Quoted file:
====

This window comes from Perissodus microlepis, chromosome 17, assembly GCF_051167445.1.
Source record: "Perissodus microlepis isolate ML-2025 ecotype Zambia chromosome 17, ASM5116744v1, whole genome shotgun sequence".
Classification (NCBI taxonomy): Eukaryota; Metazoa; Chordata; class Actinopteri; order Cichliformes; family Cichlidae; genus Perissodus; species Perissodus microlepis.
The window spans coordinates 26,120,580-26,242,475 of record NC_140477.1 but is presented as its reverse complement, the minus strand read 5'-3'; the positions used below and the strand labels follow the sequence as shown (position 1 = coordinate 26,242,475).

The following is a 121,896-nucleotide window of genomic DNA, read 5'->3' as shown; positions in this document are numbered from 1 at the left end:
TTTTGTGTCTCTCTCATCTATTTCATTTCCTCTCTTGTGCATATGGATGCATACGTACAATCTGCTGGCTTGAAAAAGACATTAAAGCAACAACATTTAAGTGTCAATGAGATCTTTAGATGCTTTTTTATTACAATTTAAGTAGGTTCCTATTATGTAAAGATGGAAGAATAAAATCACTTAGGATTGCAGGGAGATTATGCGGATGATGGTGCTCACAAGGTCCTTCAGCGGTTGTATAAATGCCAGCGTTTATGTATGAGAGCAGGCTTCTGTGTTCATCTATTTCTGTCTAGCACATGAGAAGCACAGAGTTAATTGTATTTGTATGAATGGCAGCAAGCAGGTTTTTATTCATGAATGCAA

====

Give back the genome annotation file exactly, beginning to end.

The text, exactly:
This window comes from Perissodus microlepis, chromosome 17, assembly GCF_051167445.1.
Source record: "Perissodus microlepis isolate ML-2025 ecotype Zambia chromosome 17, ASM5116744v1, whole genome shotgun sequence".
Classification (NCBI taxonomy): Eukaryota; Metazoa; Chordata; class Actinopteri; order Cichliformes; family Cichlidae; genus Perissodus; species Perissodus microlepis.
The window spans coordinates 26,120,580-26,242,475 of record NC_140477.1 but is presented as its reverse complement, the minus strand read 5'-3'; the positions used below and the strand labels follow the sequence as shown (position 1 = coordinate 26,242,475).

The following is a 121,896-nucleotide window of genomic DNA, read 5'->3' as shown; positions in this document are numbered from 1 at the left end:
TTTTGTGTCTCTCTCATCTATTTCATTTCCTCTCTTGTGCATATGGATGCATACGTACAATCTGCTGGCTTGAAAAAGACATTAAAGCAACAACATTTAAGTGTCAATGAGATCTTTAGATGCTTTTTTATTACAATTTAAGTAGGTTCCTATTATGTAAAGATGGAAGAATAAAATCACTTAGGATTGCAGGGAGATTATGCGGATGATGGTGCTCACAAGGTCCTTCAGCGGTTGTATAAATGCCAGCGTTTATGTATGAGAGCAGGCTTCTGTGTTCATCTATTTCTGTCTAGCACATGAGAAGCACAGAGTTAATTGTATTTGTATGAATGGCAGCAAGCAGGTTTTTATTCATGAATGCAA